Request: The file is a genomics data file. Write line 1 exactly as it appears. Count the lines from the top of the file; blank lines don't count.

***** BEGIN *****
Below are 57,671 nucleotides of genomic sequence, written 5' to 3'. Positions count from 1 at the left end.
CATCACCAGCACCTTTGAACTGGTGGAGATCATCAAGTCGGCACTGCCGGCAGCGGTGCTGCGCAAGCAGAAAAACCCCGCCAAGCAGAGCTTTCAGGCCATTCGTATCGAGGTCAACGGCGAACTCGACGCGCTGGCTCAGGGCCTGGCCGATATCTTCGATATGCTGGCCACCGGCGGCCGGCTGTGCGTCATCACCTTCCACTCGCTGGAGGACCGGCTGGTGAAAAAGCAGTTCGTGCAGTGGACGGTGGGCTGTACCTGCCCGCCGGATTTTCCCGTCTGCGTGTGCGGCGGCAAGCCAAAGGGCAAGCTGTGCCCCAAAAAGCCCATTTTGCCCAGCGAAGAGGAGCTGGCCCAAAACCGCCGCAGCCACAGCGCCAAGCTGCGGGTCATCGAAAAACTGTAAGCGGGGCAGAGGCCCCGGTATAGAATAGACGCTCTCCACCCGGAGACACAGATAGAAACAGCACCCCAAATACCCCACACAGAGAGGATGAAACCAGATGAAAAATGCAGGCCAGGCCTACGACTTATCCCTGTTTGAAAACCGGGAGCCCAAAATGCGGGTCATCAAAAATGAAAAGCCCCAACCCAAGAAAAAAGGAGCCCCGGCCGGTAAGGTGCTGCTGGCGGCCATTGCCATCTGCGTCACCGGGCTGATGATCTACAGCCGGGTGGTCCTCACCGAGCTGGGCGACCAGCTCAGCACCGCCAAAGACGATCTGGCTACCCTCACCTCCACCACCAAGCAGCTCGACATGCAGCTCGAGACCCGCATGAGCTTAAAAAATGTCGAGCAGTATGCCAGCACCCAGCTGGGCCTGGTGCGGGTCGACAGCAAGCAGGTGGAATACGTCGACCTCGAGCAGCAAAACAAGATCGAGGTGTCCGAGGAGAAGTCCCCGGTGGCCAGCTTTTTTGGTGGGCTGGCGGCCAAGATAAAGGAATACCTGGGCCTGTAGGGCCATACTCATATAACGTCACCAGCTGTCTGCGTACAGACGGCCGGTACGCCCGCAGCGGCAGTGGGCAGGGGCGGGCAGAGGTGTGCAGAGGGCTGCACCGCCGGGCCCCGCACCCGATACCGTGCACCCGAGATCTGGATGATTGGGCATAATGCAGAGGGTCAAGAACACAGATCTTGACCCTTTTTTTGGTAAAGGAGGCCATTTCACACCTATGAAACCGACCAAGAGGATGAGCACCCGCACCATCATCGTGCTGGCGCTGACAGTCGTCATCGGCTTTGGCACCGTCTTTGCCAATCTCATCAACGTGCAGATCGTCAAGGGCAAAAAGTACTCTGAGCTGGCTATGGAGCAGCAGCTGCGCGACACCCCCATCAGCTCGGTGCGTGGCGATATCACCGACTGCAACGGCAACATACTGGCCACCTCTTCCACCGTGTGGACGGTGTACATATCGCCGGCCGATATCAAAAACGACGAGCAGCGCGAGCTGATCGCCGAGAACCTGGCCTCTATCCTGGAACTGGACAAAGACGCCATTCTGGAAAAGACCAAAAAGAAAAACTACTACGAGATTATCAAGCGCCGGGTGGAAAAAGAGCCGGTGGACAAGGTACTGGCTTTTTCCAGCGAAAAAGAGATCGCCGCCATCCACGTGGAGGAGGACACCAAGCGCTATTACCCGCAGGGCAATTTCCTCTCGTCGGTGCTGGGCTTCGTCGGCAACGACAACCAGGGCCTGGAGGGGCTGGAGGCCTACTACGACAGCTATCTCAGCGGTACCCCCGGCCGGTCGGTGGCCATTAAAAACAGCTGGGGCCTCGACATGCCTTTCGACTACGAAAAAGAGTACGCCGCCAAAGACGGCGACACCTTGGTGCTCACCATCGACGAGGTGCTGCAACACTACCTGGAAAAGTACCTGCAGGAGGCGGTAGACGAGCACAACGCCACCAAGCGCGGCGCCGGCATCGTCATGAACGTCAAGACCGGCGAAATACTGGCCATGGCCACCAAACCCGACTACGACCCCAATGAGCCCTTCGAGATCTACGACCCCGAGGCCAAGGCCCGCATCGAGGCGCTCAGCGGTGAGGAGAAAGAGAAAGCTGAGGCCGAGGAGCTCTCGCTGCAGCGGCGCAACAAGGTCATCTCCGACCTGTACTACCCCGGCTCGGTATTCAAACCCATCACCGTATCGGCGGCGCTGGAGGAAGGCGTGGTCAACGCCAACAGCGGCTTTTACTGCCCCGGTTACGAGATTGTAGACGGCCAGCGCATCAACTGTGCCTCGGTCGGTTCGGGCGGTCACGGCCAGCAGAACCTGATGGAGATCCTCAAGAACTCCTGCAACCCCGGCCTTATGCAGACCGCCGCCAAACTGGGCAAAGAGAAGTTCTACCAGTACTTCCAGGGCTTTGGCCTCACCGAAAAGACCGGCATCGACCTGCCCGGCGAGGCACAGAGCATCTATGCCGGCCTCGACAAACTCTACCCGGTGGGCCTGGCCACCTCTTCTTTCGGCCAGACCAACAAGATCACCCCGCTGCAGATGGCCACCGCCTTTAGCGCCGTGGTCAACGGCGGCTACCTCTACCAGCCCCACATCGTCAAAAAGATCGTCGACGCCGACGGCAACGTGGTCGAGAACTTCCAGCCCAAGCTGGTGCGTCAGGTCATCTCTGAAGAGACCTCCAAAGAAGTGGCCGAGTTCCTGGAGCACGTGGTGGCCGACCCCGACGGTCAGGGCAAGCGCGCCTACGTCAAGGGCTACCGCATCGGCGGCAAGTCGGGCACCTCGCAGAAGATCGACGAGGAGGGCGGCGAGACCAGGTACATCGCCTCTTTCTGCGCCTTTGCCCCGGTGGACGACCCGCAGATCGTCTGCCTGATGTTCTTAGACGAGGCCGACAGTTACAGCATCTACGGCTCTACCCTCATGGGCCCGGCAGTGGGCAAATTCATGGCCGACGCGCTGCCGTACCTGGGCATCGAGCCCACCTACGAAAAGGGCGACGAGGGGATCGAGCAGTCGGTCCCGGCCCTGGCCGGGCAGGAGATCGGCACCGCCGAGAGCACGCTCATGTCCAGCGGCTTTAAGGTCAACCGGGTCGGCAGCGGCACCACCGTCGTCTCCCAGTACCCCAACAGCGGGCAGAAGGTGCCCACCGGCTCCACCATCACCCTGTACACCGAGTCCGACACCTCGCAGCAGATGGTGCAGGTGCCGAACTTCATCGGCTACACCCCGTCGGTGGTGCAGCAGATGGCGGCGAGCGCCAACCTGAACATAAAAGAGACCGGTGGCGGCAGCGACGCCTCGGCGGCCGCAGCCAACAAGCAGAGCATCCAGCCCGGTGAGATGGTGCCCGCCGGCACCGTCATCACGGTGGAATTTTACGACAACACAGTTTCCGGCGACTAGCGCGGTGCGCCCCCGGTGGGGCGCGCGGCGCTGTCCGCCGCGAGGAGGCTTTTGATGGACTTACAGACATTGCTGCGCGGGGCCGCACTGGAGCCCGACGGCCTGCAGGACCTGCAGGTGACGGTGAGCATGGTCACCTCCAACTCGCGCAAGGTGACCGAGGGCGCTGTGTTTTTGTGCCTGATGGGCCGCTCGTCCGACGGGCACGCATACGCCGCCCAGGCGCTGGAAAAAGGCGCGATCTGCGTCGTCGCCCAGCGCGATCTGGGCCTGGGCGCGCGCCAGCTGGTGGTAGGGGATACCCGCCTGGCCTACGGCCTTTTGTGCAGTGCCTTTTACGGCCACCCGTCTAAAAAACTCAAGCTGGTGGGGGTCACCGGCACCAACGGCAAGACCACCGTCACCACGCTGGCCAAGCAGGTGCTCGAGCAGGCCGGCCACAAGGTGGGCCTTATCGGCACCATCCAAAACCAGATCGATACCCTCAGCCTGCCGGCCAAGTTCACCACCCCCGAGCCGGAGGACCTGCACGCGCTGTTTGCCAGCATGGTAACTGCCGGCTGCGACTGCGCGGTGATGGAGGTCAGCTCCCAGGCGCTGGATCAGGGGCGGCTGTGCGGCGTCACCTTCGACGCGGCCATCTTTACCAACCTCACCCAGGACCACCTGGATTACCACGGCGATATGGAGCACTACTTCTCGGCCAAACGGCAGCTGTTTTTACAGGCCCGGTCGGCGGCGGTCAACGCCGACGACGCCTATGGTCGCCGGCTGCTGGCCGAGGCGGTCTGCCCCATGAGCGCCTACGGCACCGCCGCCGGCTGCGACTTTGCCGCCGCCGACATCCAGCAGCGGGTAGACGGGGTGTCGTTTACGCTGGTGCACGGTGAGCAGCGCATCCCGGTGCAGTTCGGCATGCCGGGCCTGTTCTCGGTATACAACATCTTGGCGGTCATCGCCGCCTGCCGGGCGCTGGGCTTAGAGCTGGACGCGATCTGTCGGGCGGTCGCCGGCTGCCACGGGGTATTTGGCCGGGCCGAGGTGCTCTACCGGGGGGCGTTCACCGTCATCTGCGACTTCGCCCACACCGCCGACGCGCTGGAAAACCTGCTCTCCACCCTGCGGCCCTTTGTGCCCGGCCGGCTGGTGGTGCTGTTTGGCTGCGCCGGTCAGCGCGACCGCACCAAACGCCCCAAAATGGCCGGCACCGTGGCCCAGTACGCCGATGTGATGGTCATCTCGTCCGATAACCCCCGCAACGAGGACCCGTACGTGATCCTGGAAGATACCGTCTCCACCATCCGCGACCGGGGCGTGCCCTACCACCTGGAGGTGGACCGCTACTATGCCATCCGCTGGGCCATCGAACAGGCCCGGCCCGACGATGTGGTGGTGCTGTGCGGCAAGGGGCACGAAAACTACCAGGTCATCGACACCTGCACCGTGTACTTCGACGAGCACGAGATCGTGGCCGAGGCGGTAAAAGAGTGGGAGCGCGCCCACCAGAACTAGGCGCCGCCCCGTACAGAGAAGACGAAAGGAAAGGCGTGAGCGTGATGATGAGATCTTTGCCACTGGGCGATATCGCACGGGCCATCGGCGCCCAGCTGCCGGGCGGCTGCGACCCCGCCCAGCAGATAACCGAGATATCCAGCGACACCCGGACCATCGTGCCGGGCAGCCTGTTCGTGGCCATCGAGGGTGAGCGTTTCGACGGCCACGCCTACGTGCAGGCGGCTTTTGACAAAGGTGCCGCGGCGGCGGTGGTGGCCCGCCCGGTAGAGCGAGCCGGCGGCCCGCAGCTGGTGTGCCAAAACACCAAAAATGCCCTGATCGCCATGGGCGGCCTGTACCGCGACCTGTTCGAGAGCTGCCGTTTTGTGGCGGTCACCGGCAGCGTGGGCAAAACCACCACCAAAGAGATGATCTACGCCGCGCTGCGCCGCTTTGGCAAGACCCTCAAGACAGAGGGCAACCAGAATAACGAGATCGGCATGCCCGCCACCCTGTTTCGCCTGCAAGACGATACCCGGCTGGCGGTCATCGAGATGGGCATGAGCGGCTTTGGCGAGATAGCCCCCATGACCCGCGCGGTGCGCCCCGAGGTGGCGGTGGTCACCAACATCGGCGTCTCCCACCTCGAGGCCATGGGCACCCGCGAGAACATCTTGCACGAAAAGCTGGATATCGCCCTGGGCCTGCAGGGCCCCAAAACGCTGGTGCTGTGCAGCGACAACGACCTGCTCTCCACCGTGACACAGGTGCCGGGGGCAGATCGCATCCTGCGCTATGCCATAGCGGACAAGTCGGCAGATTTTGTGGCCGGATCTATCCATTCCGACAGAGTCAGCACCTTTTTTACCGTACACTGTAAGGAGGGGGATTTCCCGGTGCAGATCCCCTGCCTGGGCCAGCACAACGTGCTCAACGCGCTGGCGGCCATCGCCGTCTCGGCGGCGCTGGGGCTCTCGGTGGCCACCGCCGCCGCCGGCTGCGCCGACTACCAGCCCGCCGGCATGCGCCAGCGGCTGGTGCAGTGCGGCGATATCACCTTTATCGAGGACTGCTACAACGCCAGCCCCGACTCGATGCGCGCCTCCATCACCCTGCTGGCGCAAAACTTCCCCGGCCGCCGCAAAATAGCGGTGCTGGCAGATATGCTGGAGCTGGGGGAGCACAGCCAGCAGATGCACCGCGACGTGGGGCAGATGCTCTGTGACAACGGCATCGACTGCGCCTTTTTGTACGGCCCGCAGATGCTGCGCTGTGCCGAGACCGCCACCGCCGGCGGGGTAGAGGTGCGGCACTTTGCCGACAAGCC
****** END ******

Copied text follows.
Below are 57,671 nucleotides of genomic sequence, written 5' to 3'. Positions count from 1 at the left end.